When our very own pilot Dave Crichton made it to the finals of MasterChef 2018, he took inspiration from his travels to fly the judges to uncharted gastronomic territory.
This interview was taken from the Holiday Report 2019
How did your career as a pilot help you progress in MasterChef?
I love my job for the access it gives me to cuisines from all over the world. Even something as simple as bread has so many variations and it’s a privilege to be able to try food from different countries. I’ll try anything and never stop looking for inspiration. I recently sampled a few local treats in a petrol station in Barbados, for instance. It can be the most unlikely experiences that get me thinking “how can I reinvent this dish?”
My day job also helped me prepare for cooking complex recipes under time pressure. You have to spend a lot of time “armchair flying” as a pilot. For MasterChef, I used the same approach, visualising the steps I would go through to create my chosen dishes.
What is your favourite destination for food inspiration?
It has to be New York. It is such a melting pot of different cultures and cuisines. The restaurants are incredibly inventive. I recently took a trip to New York’s Milk Bar where I tried their “cereal milk” flavour ice cream.
Do you have any favourite dishes from MasterChef that were inspired by your travels?
I concocted a meal based around the concept of sweetcorn tempura after seeing it on the menu in Vegas. I’d never seen this concept before so I thought it would stand out. I paired my version with guinea fowl to create a glorified Sunday roast that John Torode loved.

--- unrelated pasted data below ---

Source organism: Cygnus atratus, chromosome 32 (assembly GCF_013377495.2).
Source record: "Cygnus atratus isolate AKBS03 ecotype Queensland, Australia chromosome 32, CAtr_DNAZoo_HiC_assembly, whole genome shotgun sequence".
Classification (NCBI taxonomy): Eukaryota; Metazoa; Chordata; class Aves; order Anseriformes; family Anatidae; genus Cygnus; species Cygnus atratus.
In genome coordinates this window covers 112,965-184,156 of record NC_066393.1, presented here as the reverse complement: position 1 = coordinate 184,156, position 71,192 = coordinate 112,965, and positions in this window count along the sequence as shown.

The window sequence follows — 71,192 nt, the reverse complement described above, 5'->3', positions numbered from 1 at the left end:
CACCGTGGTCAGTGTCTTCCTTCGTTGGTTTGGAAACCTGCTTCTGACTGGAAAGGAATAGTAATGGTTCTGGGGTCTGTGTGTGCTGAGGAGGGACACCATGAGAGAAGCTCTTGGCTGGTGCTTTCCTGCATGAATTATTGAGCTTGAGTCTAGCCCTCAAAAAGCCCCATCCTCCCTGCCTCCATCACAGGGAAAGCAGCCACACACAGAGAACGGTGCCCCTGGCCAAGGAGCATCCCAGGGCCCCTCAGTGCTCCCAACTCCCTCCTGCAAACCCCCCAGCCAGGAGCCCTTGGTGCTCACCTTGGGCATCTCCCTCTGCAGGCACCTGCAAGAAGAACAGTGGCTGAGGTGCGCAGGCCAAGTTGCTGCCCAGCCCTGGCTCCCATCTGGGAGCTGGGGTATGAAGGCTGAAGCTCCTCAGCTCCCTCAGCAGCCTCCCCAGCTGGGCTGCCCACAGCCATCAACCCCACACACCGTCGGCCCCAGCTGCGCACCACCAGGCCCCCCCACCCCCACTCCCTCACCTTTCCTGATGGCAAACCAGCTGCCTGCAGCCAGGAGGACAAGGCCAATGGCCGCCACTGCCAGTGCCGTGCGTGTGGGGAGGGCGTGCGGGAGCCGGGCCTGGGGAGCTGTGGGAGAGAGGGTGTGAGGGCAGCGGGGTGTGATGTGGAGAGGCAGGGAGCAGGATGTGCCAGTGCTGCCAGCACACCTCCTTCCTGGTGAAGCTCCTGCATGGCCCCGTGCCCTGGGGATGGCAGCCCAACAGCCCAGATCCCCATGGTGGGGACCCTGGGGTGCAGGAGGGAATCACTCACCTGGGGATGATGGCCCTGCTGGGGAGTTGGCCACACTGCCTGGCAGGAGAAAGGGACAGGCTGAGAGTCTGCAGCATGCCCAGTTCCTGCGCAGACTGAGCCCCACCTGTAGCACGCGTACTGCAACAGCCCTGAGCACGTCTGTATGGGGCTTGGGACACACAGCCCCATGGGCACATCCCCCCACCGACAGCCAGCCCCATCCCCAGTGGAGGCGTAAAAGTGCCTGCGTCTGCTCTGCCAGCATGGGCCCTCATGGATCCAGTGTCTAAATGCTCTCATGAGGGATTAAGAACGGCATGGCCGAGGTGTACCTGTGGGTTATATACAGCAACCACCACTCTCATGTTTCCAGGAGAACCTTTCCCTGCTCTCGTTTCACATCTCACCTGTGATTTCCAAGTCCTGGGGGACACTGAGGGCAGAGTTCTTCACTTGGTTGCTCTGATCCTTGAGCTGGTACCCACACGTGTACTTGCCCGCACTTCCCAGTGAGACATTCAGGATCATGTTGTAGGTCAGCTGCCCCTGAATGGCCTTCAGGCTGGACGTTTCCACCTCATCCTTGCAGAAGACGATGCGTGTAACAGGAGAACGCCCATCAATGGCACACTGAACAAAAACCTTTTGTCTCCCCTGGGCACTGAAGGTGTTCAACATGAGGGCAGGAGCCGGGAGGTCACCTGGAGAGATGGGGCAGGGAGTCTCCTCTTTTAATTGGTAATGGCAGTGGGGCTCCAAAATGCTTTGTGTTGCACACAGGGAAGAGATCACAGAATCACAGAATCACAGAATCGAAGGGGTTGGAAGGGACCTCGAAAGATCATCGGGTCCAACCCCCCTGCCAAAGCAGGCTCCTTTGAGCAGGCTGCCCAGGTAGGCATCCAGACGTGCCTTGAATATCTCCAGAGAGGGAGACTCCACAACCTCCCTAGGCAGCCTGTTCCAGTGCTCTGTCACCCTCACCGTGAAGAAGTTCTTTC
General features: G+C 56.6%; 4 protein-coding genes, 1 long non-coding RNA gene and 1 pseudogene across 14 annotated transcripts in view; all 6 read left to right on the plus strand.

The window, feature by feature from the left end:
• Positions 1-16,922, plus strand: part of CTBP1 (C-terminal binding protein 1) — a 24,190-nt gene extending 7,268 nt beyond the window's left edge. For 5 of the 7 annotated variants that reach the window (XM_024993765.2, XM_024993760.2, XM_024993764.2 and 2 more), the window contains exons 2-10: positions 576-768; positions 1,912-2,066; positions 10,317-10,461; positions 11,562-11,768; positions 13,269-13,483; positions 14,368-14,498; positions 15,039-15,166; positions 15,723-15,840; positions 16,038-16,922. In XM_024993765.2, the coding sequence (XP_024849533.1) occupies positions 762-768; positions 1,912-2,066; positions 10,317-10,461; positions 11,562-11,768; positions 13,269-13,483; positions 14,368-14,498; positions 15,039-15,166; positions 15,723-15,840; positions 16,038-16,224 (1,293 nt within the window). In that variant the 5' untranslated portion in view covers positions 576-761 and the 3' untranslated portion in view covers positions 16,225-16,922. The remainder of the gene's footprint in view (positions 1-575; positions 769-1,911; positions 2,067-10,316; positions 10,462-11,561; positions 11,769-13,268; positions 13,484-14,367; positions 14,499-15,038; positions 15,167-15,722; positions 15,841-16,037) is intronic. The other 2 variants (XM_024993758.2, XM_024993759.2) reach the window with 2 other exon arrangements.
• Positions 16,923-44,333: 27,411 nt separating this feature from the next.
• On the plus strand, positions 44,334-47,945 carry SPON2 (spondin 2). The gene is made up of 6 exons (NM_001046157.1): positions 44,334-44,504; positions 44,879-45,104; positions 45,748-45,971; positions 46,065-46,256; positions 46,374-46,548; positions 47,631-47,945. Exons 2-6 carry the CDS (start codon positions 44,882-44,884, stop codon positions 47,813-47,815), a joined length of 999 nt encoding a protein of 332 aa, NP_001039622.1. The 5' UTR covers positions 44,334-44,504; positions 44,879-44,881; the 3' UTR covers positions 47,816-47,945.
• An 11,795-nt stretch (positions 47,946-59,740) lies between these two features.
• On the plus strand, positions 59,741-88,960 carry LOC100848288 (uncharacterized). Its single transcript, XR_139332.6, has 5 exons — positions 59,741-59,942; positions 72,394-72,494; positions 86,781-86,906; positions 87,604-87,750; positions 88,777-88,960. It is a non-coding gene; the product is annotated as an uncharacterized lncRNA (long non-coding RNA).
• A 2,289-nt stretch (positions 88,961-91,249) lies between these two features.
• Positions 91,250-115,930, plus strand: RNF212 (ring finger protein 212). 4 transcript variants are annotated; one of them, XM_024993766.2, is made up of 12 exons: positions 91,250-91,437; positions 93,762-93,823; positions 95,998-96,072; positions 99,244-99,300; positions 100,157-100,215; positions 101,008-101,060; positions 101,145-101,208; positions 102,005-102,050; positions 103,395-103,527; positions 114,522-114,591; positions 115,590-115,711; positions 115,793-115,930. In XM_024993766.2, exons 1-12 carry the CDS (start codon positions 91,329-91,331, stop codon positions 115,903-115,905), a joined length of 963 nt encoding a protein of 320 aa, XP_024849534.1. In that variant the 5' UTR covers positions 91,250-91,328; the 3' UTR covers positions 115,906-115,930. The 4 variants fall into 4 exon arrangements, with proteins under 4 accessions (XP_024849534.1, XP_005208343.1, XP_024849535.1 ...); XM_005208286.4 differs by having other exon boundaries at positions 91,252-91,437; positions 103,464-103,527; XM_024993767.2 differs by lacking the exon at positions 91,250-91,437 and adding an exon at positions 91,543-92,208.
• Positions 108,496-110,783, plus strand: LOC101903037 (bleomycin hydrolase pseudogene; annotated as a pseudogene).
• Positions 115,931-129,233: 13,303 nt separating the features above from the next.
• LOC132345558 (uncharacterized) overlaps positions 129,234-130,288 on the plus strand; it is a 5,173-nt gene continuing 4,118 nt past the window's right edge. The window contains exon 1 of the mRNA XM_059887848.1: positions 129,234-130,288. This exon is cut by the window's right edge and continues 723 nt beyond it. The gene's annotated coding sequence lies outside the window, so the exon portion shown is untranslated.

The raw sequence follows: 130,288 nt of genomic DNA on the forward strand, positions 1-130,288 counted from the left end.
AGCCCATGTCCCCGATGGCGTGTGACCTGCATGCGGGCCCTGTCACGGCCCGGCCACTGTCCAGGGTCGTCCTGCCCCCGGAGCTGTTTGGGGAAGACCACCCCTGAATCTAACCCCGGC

What’s your favourite Thomas Cook Airlines meal?
It has to be a cooked breakfast. Often when you’re flying you end up having meals at strange times to get onto local time. My strategy is to skip a meal or two until I’m really hungry and then indulge in a Full English just before landing.
Are there any new food or drink trends that are about to “take off”?
The Instagram generation are extremely health-conscious and want to know exactly what they’re putting in their bodies, so low sugar options and veganism are big focuses in restaurants. I’m also seeing an increasing number of requests relating to allergies at my supper clubs. Accommodating these requests can be challenging and labour-intensive for commercial chefs.
What are your views on eating at the hotel when you’re abroad?
Hotels can be great training grounds for up and coming chefs starting out. My favourite destination for hotel dining is Goa, where the curry is always out of this world. However, peer pressure often leads me to head out with the Captain or co-pilot for a beer and a bar snack instead of a hotel meal.
Any plans to quit the cockpit and take on a career in the kitchen?
No, my passion is cooking but flying is my career. I love combining the two and seeking out inspiration from all over the world.